A Comparative Approach to Policy Analysis: Health Care Policy in Four Nations

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CUP Archive, Oct 31, 1979 - Political Science - 326 pages
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This book provides a framework for explaining why governments adopt the policies they do. In addition, it establishes a basis for comparing political systems in terms of their public policies rather than their institutions or political processes. The book begins by placing in a historical perspective the worldwide role of the state as a major provider of goods and services. Following this general background is an 'accounting scheme' that brings some semblance of order to the seemingly infinite variety of policy-relevant variables and makes the comparative study of public policy more manageable. It is suggested that any nation's public policies can be explained in terms of situational, structural, environmental and cultural factors. The second part of the book applies the accounting scheme to an increasingly specific and narrow range of public policies. The author examines one crucial area of public policy - health care - and the evolution of that policy in four diverse nations: Germany, Great Britain, the Soviet Union and Japan. The book concludes with an assessment of the prospects for an American national health care programme in the light of the experiences of these other nations.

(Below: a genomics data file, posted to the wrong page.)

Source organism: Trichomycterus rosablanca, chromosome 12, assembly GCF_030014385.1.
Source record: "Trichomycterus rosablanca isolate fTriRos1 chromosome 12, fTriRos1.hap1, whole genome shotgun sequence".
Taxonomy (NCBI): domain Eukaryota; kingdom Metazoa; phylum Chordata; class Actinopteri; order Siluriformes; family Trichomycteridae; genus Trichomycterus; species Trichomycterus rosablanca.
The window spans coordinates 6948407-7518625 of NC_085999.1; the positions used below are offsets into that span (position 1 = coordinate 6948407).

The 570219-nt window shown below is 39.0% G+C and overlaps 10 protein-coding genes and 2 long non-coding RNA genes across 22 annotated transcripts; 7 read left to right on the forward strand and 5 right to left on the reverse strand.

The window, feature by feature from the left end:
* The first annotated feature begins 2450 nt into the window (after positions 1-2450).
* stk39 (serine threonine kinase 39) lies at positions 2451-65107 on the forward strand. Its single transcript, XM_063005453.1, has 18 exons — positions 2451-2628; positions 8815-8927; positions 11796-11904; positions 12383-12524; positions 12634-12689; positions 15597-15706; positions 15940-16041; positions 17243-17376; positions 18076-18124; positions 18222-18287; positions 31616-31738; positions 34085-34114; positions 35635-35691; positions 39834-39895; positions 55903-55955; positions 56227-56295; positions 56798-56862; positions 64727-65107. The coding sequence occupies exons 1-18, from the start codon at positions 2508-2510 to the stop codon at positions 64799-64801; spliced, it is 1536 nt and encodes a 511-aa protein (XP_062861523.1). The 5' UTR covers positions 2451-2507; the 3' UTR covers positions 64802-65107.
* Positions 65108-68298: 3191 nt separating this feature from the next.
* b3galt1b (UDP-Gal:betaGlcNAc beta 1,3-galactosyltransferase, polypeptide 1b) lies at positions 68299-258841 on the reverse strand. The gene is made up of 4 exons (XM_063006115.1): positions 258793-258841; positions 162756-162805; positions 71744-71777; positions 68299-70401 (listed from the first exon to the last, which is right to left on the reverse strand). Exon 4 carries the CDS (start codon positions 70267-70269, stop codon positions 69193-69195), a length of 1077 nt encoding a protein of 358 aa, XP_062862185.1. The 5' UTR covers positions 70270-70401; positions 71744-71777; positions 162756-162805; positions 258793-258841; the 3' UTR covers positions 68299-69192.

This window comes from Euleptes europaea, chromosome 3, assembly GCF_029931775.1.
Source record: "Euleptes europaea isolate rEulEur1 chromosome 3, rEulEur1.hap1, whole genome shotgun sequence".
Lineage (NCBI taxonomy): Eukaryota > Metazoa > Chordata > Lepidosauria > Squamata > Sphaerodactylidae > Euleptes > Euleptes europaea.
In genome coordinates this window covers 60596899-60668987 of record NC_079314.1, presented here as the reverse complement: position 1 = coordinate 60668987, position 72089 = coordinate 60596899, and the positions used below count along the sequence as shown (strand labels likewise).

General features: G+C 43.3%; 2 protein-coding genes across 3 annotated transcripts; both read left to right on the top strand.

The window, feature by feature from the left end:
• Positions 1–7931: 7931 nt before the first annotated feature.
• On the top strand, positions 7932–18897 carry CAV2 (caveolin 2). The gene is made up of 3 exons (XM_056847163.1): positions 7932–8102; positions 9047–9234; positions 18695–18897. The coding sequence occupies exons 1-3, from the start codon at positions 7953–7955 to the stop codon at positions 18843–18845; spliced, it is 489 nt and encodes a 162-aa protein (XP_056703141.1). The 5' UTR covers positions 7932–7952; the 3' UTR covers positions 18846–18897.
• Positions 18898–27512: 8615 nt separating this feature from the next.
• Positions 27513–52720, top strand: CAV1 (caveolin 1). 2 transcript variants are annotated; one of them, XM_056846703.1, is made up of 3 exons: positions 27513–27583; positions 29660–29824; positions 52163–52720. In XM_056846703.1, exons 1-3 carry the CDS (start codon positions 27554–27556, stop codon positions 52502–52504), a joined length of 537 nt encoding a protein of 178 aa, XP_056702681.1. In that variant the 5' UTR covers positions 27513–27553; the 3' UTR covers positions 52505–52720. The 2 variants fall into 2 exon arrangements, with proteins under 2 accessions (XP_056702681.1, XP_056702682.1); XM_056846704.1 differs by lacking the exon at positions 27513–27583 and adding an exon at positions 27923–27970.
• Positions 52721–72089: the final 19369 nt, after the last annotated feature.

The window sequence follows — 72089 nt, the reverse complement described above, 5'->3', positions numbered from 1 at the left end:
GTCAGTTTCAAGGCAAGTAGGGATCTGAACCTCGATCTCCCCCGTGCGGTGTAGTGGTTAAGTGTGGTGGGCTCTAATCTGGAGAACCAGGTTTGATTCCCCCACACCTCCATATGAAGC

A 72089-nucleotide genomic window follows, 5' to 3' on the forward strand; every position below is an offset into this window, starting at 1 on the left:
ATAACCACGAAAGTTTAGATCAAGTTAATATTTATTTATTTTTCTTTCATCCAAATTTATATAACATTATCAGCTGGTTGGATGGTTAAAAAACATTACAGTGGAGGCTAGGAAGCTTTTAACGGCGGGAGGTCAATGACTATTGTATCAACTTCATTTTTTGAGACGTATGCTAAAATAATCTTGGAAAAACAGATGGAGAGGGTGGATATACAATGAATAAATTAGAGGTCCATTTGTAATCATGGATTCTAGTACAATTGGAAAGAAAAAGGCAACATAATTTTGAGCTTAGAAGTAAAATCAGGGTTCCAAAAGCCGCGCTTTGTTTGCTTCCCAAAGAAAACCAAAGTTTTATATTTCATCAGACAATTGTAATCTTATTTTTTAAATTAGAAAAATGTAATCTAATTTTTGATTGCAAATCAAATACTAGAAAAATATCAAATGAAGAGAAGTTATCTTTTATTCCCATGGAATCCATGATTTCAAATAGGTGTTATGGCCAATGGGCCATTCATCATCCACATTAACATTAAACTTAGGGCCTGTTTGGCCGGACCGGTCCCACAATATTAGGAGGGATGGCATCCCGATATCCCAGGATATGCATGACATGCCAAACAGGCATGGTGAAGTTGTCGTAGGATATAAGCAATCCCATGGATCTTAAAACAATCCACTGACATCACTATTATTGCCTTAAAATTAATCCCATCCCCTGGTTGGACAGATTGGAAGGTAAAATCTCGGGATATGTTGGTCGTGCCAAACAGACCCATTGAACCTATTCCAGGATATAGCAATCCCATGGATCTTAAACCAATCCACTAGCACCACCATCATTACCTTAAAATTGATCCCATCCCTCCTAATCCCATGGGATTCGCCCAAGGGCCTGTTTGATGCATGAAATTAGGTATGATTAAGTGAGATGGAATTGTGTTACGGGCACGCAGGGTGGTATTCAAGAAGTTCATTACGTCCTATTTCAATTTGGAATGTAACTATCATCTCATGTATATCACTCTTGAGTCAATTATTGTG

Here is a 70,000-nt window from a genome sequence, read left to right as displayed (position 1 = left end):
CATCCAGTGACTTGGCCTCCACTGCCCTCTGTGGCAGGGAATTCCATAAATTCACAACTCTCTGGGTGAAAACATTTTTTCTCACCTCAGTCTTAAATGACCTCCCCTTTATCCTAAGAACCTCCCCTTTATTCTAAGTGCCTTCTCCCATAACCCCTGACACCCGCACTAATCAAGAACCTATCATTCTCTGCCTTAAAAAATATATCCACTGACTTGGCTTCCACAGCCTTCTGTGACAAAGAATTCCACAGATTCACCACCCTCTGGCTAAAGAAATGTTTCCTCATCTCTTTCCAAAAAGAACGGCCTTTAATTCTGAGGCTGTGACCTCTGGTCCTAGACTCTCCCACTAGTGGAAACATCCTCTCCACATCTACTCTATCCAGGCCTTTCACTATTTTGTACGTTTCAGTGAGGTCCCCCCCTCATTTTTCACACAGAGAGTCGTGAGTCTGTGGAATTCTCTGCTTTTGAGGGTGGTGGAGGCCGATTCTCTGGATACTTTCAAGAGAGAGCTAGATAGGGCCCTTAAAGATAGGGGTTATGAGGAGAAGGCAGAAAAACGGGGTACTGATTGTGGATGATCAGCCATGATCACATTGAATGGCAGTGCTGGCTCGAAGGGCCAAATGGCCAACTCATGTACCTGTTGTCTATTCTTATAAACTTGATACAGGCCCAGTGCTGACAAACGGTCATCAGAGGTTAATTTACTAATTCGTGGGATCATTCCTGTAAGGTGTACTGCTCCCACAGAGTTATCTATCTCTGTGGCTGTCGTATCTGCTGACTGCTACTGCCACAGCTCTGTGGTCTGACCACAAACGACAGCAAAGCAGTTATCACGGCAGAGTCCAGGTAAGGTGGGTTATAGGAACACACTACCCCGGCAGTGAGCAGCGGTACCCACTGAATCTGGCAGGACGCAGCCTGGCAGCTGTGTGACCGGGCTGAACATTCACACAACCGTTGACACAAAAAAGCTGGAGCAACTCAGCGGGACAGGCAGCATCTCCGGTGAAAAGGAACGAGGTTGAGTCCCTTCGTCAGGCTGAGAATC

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Contents

The origins and evolution of the positive state
14
Accounting for public policy
38
Comparing policy priorities
70
Introduction to Part II
103
the pioneer in national health care
110
health care in a modern welfare state
157
health care in a communist state
200
health care in an Asian nation
237
Summary and implications for health care policy in
271
Defense education and health policies
283
Notes
295
Bibliography
310
Index
316
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